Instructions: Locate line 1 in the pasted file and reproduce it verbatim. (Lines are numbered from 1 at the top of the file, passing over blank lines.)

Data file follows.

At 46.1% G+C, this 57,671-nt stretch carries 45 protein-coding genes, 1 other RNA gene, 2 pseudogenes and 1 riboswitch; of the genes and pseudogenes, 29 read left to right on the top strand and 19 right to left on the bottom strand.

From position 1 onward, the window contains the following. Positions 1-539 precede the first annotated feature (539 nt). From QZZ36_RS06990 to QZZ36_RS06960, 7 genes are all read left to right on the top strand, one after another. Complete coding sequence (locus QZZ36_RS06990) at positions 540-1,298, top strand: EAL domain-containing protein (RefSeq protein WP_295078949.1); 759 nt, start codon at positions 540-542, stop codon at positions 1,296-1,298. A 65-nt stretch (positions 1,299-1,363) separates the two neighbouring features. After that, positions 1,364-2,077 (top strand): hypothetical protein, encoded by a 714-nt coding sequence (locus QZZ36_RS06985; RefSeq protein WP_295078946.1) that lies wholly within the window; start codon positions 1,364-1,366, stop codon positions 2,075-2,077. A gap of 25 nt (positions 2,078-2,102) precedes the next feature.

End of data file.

At 46.1% G+C, this 57,671-nt stretch carries 45 protein-coding genes, 1 other RNA gene, 2 pseudogenes and 1 riboswitch; of the genes and pseudogenes, 29 read left to right on the top strand and 19 right to left on the bottom strand.